Tuesday, June 26, 2007

My first reader question, yay!

Kate said...

I've got one!!!! *waves hand*

Okay, it might seem like a stoopid question, but what makes the determination whether a pilot car is used or not? I was in a line-up this morning (bridge repair) and one of the sign folks had a pilot car next to her, but it wasn't being used - at least not then. Are they only used if it's miles of repair work?


In Colorado, whether or not a pilot car is used is determined by the state engineers who draw up the plans and specifications for the job. In general, we only use a pilot car on 24 hour concrete jobs, although I'm sure there are exceptions to this rule. I don't have my Manual of Uniform Traffic Control Devices (MUTCD) handy to look up the federal regulations on it, I'm not sure its covered there anyway. (I haven't been brave or bored enough to sit down and read it cover to cover, as I'm not required to know everything in it... its a hand-me-down from one of my supervisors.)

You'd have to ask an engineer for the specifics on when and where a pilot car is used, but in general you're pretty close. I've never seen one used on an asphalt job, no matter how long a stretch they shut off at once.

Another method that I haven't seen used often (we've used it unofficially from time to time when the radios went down) is the token system. In this system you stop the last car you're going to let through, and give them a token of some kind, to give to the flagger at the other end, to let them know that this is the last car, and they're clear to send traffic the other way. For anyone working road construction and contemplating this method, I suggest using something that won't hurt if they throw it at you going by.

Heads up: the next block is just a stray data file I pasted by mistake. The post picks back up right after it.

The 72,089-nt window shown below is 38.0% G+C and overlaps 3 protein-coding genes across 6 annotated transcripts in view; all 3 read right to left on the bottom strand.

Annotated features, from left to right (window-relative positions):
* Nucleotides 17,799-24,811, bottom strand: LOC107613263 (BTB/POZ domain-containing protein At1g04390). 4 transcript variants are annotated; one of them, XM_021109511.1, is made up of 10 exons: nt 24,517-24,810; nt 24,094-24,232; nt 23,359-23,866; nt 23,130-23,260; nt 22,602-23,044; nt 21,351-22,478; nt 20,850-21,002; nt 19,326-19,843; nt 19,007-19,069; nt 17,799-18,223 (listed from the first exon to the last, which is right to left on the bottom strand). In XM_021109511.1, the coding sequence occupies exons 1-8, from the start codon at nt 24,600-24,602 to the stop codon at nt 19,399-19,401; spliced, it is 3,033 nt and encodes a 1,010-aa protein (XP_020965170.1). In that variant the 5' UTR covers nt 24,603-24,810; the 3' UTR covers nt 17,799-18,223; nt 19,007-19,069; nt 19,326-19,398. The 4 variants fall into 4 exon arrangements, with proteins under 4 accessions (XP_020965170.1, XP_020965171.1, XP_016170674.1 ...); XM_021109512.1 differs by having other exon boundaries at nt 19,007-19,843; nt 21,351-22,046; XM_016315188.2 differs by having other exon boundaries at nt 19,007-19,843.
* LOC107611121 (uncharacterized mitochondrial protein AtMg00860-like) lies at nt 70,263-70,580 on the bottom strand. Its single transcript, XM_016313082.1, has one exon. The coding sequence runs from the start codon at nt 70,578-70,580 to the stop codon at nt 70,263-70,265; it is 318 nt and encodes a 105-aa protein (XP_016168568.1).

The owner of our company is currently thinking of using a "caboose" car, as well. We've been having some problems with getting gaps in the traffic lines, and the workers think that the gap is the end of the line, and get out in the live lane, which causes a danger. The caboose would solve this problem, but we're not sure yet if the state and the contractor are going to go for it. It would be a major step forward in the safety department, if we could get it implemented. As well as eliminating problems with getting out of range of the end before the pilot car is told the last two vehicles in line.

We'll see how that one turns out, though.

I hope I was able to answer your question, Kate, and I'll dig out my MUTCD and see if there is anything mentioned... you got me curious too!


Kate said...

Thanks for answering my question! I kind of like that idea of the last person giving an item to the flag person to let them know that it's the end of the line. But, what to give? I mean, let's say that people get inventive and, for example use a dorky Sponge Bob pillow...a little kid wants to keep it and then you've got a whole other set of problems *grin*...well, maybe you won't, but the driver in the car with the kid would! Of course, I had other thoughts too, but I thought I'd stick with Sponge Bob to be on the safe side.;)

farmgirl said...

The token system is actually a pretty big pain in the butt. Having to stop the last person, the chance that they'll just drive off with the token, or the chance that, as I said, they'll fling it out the window going by, and possibly break someone's window or injure the flagger.

Unfortunately, the only times we've used that system, we've been restricted to whatever we can find in our vehicles.

Dan O. said...

Get yourself a bag of those "stress balls" companies are always handing out with their logos on them. Maybe even the CDOT logo? Couldn't hurt anybody and no great loss if the moron keeps it. Heck, give 'em 2 and tell 'em they can keep one.

I've never seen pilot cars used here in Ohio. Lots and LOTS of concrete barriers and orange barrels though!

farmgirl said...

I prefer my radios, thanks, Dan.